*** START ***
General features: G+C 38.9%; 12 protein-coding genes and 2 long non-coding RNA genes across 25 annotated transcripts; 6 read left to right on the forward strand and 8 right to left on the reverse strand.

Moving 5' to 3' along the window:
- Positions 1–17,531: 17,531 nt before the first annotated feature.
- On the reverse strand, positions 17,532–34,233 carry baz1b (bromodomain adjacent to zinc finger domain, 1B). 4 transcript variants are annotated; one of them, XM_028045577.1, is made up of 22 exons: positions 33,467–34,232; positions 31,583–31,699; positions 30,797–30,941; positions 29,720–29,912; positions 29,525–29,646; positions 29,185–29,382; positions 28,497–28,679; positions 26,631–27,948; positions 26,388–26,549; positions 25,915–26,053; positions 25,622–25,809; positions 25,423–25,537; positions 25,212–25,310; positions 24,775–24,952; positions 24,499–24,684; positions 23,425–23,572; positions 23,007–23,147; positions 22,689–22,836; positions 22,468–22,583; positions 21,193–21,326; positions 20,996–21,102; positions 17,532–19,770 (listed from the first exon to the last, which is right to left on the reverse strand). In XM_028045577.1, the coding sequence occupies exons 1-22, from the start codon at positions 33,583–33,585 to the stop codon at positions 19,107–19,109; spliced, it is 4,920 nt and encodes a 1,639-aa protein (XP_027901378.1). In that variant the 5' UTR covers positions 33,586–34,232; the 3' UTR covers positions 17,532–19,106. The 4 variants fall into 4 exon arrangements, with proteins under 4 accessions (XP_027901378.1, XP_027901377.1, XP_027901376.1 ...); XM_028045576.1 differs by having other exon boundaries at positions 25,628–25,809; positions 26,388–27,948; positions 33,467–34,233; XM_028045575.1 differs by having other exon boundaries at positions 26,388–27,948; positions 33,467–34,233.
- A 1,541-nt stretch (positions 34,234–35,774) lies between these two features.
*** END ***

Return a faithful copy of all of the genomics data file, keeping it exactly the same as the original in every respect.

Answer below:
General features: G+C 38.9%; 12 protein-coding genes and 2 long non-coding RNA genes across 25 annotated transcripts; 6 read left to right on the forward strand and 8 right to left on the reverse strand.

Moving 5' to 3' along the window:
- Positions 1–17,531: 17,531 nt before the first annotated feature.
- On the reverse strand, positions 17,532–34,233 carry baz1b (bromodomain adjacent to zinc finger domain, 1B). 4 transcript variants are annotated; one of them, XM_028045577.1, is made up of 22 exons: positions 33,467–34,232; positions 31,583–31,699; positions 30,797–30,941; positions 29,720–29,912; positions 29,525–29,646; positions 29,185–29,382; positions 28,497–28,679; positions 26,631–27,948; positions 26,388–26,549; positions 25,915–26,053; positions 25,622–25,809; positions 25,423–25,537; positions 25,212–25,310; positions 24,775–24,952; positions 24,499–24,684; positions 23,425–23,572; positions 23,007–23,147; positions 22,689–22,836; positions 22,468–22,583; positions 21,193–21,326; positions 20,996–21,102; positions 17,532–19,770 (listed from the first exon to the last, which is right to left on the reverse strand). In XM_028045577.1, the coding sequence occupies exons 1-22, from the start codon at positions 33,583–33,585 to the stop codon at positions 19,107–19,109; spliced, it is 4,920 nt and encodes a 1,639-aa protein (XP_027901378.1). In that variant the 5' UTR covers positions 33,586–34,232; the 3' UTR covers positions 17,532–19,106. The 4 variants fall into 4 exon arrangements, with proteins under 4 accessions (XP_027901378.1, XP_027901377.1, XP_027901376.1 ...); XM_028045576.1 differs by having other exon boundaries at positions 25,628–25,809; positions 26,388–27,948; positions 33,467–34,233; XM_028045575.1 differs by having other exon boundaries at positions 26,388–27,948; positions 33,467–34,233.
- A 1,541-nt stretch (positions 34,234–35,774) lies between these two features.